When I detect the collision between two dynamic BulletTriangleMeshShape, I found they are considered to be collided even if they are visually separated. The attached figure shows an example. The two red points are the contact.getManifoldPoint().getPositionWorldOnA() and B() positions. Is it possible to make this more precise? My BulletTriangleMeshShape.getMargin is now 0.
This one is still unsolved. I looked up the bullet code and found bullet was using GIMPACT, I then changed to GIMPACT. I found GIMPACT also have some contact positions related to its algorithm details. But they are not the panda bullet offset. The following one is my contacts detected using GIMPACT.
The intersections of the two bunnys’ bounding boxes look satisfying.
The following shows another boxshape-boxshape triangle intersection. Some deviations appeared at the contacts, but I guess they are caused by the algorithmic implementations.
Here is my final report about the failure in collision detection.
- It seems GIMPACT has an internal problem for concave trimeshes. Panada3d Bullet is using GIMPACT, it is unclear if the problem is inherited or not.
- The Panda3d bullet has a weird offset. Its metric is in millimeter. It works more or less correct if you use mm, but the results look bad in meter. The weird offset may also be caused by point 1. I did not do in-depth investigation right now.
- I switched to Ode. It worked find for concave trimeshes. A few examples are below.
With GIMPACT, the result is as follows.
Using the Bullet contactTestPair, the result is as follows (only getPositionWorldOnB() is shown)
The following figure shows another result of Bullet contactTestPair. There should be no collision, but the algorithm found a contact point on the outer surface.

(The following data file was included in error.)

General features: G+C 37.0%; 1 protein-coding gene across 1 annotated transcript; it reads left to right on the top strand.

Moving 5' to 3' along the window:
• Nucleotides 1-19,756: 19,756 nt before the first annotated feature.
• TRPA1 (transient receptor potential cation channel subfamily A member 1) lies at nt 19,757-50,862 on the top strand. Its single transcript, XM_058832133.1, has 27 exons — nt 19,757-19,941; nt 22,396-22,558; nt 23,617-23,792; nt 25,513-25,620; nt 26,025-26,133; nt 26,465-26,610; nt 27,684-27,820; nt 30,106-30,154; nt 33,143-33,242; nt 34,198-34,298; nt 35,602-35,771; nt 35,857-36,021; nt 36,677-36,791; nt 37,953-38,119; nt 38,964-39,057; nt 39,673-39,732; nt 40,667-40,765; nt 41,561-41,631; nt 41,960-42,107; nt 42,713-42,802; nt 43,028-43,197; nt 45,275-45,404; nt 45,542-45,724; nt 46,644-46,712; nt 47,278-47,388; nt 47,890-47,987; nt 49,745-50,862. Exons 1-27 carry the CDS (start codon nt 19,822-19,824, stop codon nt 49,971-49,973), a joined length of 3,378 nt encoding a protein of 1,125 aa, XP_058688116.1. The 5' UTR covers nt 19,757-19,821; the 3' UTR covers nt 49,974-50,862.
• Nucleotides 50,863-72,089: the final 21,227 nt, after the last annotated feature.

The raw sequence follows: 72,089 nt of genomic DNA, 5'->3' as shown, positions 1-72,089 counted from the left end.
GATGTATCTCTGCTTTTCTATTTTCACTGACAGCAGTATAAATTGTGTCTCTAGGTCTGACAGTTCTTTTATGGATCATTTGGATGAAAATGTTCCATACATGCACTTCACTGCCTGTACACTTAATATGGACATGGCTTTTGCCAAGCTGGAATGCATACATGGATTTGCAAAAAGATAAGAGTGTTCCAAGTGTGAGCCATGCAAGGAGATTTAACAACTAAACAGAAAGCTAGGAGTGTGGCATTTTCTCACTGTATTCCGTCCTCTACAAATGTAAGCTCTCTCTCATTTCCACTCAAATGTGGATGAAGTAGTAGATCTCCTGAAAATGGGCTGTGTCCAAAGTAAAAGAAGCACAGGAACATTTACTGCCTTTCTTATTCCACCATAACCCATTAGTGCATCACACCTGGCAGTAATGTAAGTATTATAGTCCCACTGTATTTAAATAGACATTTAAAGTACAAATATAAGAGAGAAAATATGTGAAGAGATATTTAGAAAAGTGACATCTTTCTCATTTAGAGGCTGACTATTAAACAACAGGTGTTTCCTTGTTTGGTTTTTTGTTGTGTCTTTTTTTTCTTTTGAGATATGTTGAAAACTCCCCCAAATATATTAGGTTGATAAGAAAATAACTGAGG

It would be great if you have any insightful comments.
Let me do a further update.
I scaled the model by multiplying 10000 to each vertex.
The result of bullet physics collision is as follows.
First, the collider reported no collision in the following case. It is correct.
Then, it reported a collision position as follows in a collided case. The getPositionWorldB function is probably trying to return the most shallow collision point (Hope someone could confirm it). It looks, uhmmm, at least not bad…
But when I use meters directly.
The result is wrong:
The getPositionWorldB function returned the red point shown in the picture.
My final conclusion is the bullet physics engine in panda3d is using millimeter scale with a 2-3mm margin. But I did not find a document for it. I would appreciate it if you show some clues.
The margin is not settable, and leads to problems when the metric is in meters.
This conclusion also partially answers my question posted in the community several weeks ago:
Btw, forget my words about the GIMPACT library. I guess I was using a buggy version.
Can I check something with you, please? You mention scaling, and using either millimetres or metres. Are you by any chance applying an actual scaling transform to your collision-objects? That is, do you have a call to the effect of “myNodePath.setScale(value)” somewhere?